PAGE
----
Q&A: Chris Granger, creator of Light Table
Granger: “I’d like to see someone like O’Reilly Media take an interest”
On Monday, we
reported that the visual IDE project Light Table had hit the
3,000 backers mark, raising more than $140,000 on Kickstarter. Now,
as the week draws to a close, the project boasts
more than 3,700 backers and over $175,000 in the pot. Against the
naysaying predictions of some in the community, Light Table has
managed to maintain momentum, and it looks like it will easily
break through its self-imposed $200,000 target.
We got in touch with Chris Granger (@ibdknox), the project’s founder, to find out a bit more about his plans . . .
webdev360: Without wishing to tempt fate, how much money do you think Light Table’s Kickstarter page will raise by June 1? According to Kicktraq, it’s “trending toward” more than $425k, but I don’t think their algorithms are particularly sophisticated – presumably interest will keep dropping off as things go along.
Chris Granger: It’s hard to tell. I’m fairly confident at this point that it’ll break the $200k barrier, how much higher it will go is a crapshoot. I have some really neat things to show before the end of the campaign though and I have a feeling that will drum up some more interest. If I had to guess, I suspect it’ll hit $250k and if the Python crowd really rallied behind it it might make it to $300k.
WD360: You mention in the FAQ that you're looking to “assemble a small team” – have you given much thought to how you’re going to go about hiring, or do you already have a group of people in mind? Have you had any expressions of interest?
CG: This is something I’ve been thinking a lot about lately and I have a few people in mind that I’ve worked with before on dev tools. Not sure exactly how things will take shape though, a lot of it depends on how much we raise and who I can afford to get involved. One nice thing about working on a “cool” development tool, though, is that there’s no shortage of developers looking to scratch their own itch. I’m still getting a few emails a day from folks wanting to be involved.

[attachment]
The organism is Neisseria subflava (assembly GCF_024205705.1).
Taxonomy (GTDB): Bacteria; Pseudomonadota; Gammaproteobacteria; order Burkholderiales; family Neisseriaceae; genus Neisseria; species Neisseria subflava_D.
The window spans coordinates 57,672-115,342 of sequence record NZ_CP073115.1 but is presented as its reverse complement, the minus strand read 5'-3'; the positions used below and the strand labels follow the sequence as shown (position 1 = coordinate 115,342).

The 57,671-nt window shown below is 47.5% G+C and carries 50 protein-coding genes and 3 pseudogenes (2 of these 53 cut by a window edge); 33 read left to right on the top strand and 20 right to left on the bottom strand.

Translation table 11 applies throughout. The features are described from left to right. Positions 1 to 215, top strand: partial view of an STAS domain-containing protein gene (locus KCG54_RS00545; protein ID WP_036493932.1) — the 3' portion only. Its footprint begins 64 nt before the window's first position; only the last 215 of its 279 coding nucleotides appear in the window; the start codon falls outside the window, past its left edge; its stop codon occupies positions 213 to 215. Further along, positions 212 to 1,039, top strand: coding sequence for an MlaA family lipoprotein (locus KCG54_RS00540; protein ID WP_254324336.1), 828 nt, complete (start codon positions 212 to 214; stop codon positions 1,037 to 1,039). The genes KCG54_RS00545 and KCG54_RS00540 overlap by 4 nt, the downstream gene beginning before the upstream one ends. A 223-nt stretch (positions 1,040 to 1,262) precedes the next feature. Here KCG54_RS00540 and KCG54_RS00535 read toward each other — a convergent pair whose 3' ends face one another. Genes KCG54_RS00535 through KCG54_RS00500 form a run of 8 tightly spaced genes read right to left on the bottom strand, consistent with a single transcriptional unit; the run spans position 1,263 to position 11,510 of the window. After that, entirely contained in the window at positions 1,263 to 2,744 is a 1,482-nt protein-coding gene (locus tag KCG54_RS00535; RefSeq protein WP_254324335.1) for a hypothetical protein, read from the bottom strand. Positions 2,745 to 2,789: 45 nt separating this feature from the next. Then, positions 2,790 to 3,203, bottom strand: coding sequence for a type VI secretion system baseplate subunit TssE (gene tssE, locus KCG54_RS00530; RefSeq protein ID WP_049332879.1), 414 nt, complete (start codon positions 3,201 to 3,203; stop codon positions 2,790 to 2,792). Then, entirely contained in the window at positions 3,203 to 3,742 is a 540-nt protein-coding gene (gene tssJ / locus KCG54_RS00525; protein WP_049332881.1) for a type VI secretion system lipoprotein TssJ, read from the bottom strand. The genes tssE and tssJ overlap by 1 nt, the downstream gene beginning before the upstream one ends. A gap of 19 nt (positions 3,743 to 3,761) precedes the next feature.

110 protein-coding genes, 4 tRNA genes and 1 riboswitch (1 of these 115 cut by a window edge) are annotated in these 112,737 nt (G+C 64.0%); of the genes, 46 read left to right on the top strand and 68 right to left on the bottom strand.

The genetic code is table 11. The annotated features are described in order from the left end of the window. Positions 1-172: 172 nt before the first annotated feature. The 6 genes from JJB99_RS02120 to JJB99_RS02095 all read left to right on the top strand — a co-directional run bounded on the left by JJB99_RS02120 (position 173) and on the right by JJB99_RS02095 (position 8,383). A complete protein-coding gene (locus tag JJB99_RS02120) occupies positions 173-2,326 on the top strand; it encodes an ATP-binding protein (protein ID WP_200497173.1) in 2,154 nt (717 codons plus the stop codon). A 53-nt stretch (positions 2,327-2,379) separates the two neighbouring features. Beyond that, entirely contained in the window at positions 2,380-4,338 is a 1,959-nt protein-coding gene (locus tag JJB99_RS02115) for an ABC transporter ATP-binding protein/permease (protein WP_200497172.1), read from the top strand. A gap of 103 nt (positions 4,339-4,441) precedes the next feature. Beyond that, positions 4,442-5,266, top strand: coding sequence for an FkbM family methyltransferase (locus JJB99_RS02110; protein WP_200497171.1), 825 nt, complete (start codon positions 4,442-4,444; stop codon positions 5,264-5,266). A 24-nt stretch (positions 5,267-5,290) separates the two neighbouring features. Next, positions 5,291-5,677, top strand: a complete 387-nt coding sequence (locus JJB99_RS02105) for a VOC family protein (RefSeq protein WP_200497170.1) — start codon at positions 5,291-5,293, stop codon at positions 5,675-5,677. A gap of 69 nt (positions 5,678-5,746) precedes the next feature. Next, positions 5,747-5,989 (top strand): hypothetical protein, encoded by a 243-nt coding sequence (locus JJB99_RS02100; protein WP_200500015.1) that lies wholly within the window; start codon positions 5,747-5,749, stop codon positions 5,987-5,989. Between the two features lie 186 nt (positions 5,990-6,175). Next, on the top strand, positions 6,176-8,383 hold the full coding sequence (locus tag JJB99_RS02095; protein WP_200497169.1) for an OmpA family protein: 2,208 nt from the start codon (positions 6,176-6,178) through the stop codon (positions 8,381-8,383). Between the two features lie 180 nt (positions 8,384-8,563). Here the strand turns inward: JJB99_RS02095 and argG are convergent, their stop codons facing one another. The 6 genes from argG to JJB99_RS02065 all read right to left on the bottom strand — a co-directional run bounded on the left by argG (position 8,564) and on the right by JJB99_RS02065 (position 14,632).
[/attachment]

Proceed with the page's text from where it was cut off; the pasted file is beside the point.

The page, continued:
WD360: Do you think the project will manage to pick up any corporate sponsors in the $5,000 or $10,000 pledge brackets before the deadline? Are there any particular companies that you’d like to get the word out to and encourage to contribute?
CG: Well, we just got one today and I know of a few others who have hinted at being interested in doing so. I’d really love to see one of the major tech players get involved and I’d especially like to see someone like O’Reilly Media take an interest. I think Light Table presents an awesome opportunity for teaching people how code works and I think that meshes really well with O’Reilly’s mission.
WD360: According to the FAQ, “[t]he fact that there's an instance of webkit as the UI layer is completely an implementation detail.” Will the IDE always be a standalone app? In light of things like the SSH Chrome App that was released earlier this week, do you think the browser has a future as a development environment specifically and an OS more generally?
CG: Will it always be standalone? Probably not. Initially the focus is on something that runs on your machine, but it’s being built in such a way that how it is delivered is very flexible. The way I see it, the browser is simply a new frame for us to put content into and we’re doing a lot of things with it now that we wouldn’t have even thought possible 5 years ago. I mean, a beautiful version of the Quake engine in a browser? People would’ve laughed. Given that, I think the browser has a future for all kinds of content and hopefully Light Table can help push that forward a bit. Ultimately my decision to do so comes from a desire for flexibility, accessibility, and speed of creation.
Browsers are everywhere. A lot of people find it relatively straightforward to write HTML and you don’t need fancy designers to do it efficiently (this will make plugins easy), and there are few UI frameworks you can just throw something together so quickly in. From that perspective, I think the browser is a great platform, but it is a very immature one with lots of very rough edges. You’ve got to skate to where the puck will be though, if you want to win.